Fearful’s Traveling Journal: Conclusion (1100 words)

– All characters appearing in this work are fictitious. Any resemblance to real persons, living or dead, is purely coincidental, except Paris and Death, they are very real. –

It starts with a whimper, a whisper in the wind that’s making white waves on the ocean. The attack is sudden, sharp and unexpected. When you’ve let down your guard completely, when you are enjoying the tranquility the place gives, enjoying days of calm and joy, The Thing attacks, not you and not the weakest of you, but the strongest one. It’s crept inside The Man and attacks in the middle of the night, waking you up with a promise of a dreary future and the possibility of a catastrophe. You might not be allowed to go home. The fact that it didn’t attack you, or the kid, straight away is puzzling though, confusing and you don’t know how to fight this particular battle.

While The Man fights his courageous battle with the demon inside, you take the kid to the playground and watch a small dove jump down the white steps, one step at a time until it’s down on the ground, then it flies up the stairs and starts over again. It keeps this up until a bright eyed Dane surprises it and you watch it fly off into the blue sky.

The day turns to night and the darkness brings anxious thoughts, but also a quiet calm. And you wait, you wait for it to attack you or the kid, but it doesn’t. And you think that it’s biding its time so you wait and you prepare for this particular battle. You wait for the first signs of it inside you while watching Doctor Who, Tom Baker with his long scarf, Eccleston with his face of joy and sadness in one, and Tennant who looks like an 80’s boyband star, in a very good way, and you almost forget your woes, although when you try to sleep the growling in your stomach keeps you from it. It’s starting now, is it? It’s starting now? And how will you battle this monster? How? You thought it would attack, but never suspected it would deviously sneak inside and attack from the inside, like the Alien in that movie you loved a long time ago and still do. You never thought it would attack him, and not you.

Somehow both you and the kid manage to fool The Thing and suddenly it is there again. The shadow of that grey bearded God called Death, the only god you’ll ever know exists for sure and you’re high up in the sky, praising whatever force helped you to win the battle that was never yours to fight in the first place. The greatest plot twist of the year, and possibly the worst anti-climatic ending ever, and The Man is sitting beside you smiling, taking care of the happy kid, playing games while you stare out into the dark night. And you listen to a woman tell a story, a woman who was possibly much more a head of her time than you are a head of hers. And the fear is real, oh so real, but fear is what makes us human. It’s what keeps us on the edge, what puts our perspective in order. If we have nothing to fear then we become like the Borg, we get assimilated and our humanity is lost along with most of our orginality. But fear is a fickle master and too much of it makes us just as inhumane.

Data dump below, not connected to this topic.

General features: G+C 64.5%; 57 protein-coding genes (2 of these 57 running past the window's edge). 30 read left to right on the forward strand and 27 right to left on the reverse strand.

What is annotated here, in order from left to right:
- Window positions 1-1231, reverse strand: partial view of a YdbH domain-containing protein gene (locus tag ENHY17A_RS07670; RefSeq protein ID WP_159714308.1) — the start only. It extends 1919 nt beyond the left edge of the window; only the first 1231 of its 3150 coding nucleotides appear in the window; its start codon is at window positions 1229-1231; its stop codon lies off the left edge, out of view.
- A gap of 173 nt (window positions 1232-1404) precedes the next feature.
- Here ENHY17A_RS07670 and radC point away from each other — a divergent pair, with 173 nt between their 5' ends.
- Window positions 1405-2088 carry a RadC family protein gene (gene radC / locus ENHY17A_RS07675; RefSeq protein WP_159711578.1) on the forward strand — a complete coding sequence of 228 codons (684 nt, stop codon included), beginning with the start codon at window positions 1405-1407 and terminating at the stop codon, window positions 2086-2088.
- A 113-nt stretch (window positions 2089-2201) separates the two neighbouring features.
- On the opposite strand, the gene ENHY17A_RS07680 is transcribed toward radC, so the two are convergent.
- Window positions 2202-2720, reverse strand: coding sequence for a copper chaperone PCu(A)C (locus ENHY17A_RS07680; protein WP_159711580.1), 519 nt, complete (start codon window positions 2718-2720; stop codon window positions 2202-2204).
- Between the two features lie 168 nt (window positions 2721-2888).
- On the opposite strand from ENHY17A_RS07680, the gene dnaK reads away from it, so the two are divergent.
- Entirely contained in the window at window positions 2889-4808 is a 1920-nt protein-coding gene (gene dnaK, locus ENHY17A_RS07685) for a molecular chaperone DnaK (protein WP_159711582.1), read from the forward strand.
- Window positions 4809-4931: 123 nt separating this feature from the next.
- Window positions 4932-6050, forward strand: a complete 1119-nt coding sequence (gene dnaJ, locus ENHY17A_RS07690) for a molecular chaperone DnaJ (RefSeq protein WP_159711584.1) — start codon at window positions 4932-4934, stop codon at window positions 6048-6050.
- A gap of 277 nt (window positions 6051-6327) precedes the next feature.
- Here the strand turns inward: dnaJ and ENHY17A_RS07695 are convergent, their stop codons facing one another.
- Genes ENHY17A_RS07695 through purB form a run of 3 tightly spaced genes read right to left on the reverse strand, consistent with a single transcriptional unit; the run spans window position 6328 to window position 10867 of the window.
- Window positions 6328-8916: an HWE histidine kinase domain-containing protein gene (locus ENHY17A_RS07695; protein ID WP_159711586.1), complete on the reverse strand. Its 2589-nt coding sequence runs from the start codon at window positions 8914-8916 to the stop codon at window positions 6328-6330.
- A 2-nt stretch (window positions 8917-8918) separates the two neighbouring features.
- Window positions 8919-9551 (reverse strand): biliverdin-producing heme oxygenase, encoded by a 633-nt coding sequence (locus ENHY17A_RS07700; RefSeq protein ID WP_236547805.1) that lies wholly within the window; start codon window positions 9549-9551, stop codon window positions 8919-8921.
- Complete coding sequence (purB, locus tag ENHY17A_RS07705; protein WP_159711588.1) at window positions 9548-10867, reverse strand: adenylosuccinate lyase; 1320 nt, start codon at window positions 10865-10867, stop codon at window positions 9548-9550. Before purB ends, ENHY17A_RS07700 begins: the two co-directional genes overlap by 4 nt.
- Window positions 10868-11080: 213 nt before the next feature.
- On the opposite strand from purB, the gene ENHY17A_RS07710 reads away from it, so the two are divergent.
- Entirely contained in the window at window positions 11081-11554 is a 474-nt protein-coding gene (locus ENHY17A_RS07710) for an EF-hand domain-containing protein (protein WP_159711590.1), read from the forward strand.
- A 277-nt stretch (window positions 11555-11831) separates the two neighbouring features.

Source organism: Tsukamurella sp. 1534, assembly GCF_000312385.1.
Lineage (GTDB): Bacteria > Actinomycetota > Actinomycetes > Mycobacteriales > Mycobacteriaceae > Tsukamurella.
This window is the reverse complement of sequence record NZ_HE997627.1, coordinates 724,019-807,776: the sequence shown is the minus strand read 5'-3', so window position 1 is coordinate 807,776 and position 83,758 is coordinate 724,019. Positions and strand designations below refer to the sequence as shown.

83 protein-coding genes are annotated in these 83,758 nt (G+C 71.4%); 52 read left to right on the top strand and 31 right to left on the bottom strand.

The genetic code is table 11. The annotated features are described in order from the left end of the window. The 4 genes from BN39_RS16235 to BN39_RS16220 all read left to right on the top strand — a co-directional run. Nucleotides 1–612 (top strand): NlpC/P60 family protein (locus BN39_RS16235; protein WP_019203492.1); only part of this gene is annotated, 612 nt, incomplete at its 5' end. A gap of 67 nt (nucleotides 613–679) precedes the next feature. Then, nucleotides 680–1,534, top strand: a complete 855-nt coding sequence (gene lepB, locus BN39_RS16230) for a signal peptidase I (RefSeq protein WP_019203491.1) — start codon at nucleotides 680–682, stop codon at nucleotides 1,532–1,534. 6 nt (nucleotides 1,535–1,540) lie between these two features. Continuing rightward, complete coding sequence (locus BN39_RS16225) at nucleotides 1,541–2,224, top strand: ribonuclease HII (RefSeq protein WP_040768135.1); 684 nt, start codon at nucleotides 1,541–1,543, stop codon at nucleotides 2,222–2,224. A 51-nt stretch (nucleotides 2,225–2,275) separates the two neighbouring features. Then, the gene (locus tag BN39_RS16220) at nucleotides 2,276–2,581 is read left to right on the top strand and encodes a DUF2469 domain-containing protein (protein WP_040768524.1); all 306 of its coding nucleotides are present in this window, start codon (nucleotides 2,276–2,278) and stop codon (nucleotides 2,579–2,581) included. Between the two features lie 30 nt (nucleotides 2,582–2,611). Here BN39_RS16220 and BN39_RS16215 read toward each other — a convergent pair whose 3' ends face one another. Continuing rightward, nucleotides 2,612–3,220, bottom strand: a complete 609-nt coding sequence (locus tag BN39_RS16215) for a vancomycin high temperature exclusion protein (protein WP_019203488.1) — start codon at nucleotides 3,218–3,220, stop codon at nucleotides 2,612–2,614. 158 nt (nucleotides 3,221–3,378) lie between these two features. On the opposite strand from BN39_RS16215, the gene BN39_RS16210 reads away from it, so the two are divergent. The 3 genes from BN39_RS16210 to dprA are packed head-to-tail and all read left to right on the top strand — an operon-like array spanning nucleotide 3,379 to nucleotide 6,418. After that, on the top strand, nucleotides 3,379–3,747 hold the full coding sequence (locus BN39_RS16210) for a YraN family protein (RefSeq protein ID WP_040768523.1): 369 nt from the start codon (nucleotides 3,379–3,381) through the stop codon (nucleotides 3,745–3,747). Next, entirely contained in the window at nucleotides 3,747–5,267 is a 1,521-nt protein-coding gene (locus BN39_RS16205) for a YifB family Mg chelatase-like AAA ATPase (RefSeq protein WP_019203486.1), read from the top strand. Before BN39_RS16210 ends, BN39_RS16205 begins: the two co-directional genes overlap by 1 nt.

And when the darkness becomes so total and the machine you’re in starts to shake uncontrollably you think that this is where you fight your battle. This is where you beat The Thing and you stare out the window, trying to find a point of reference, but there is nothing out there, it’s as if the earth and the sky have been devoured by the great wolf and you feel the panic rise within you, you feel the thoughts swirl around in your head like a never ending tornado and that’s when another ancient God comes to your rescue.

Lights. Lights on the ground, not just a few but suddenly there is a crowd of lights beneath you, a never-ending point of reference called Paris underneath you and although it is still far down you can now see. The earth is still there, the machine is still fine and the enemy within is all you. It’s all you and just you. The other one has been defeated by The Man and you are grateful that this time around it wasn’t your turn to fight that battle.

This one is yours though and when the wheels of the machine touch the ground, not with a whooshing whisper but a harsh thump, you feel the joy sprite within you. You feel the power of a thousand gods arise and think for a moment, only a moment, that you are the lizard king and that you can do anything. And then you’re back in that place where the leaves rattle on the ground like strange creatures from a Miyazaki film, chattering in their own incomprehensible language. You’re back home, where the sun only shows itself for a few hours during this time of year. Home where the bed is soft and the enemy within can be fought on a familiar ground. The Thing got left behind and if there is another monster lurking in the bushes then at least you have all your weapons by your side.

You’ve won this battle. The beast has been slain and you survived and your memories of the two weeks away become soft and sunny. You remember making mud-castles on the beach with the kid and swimming in the pool with her laughing so hard that she could hardly stay afloat. You remember the cold beer at noon on the balcony beside The Man who was reading The Time Machine and you remember the excursions you made and all the kind people. You remember the bright sunsets and the wonderful warmth. You remember the kind clown making your kid giggle and the 80’s music sounding throughout the entire village. You remember reading Ligotti in the quiet dark outside and you remember sleeping with the balcony door open, each and every night because at this time a year there are almost no insects to hassle you. And you remember thinking that this place just might be heaven, if there ever is one.

And you know that while it’s great to be home, you will be missing that place soon enough.

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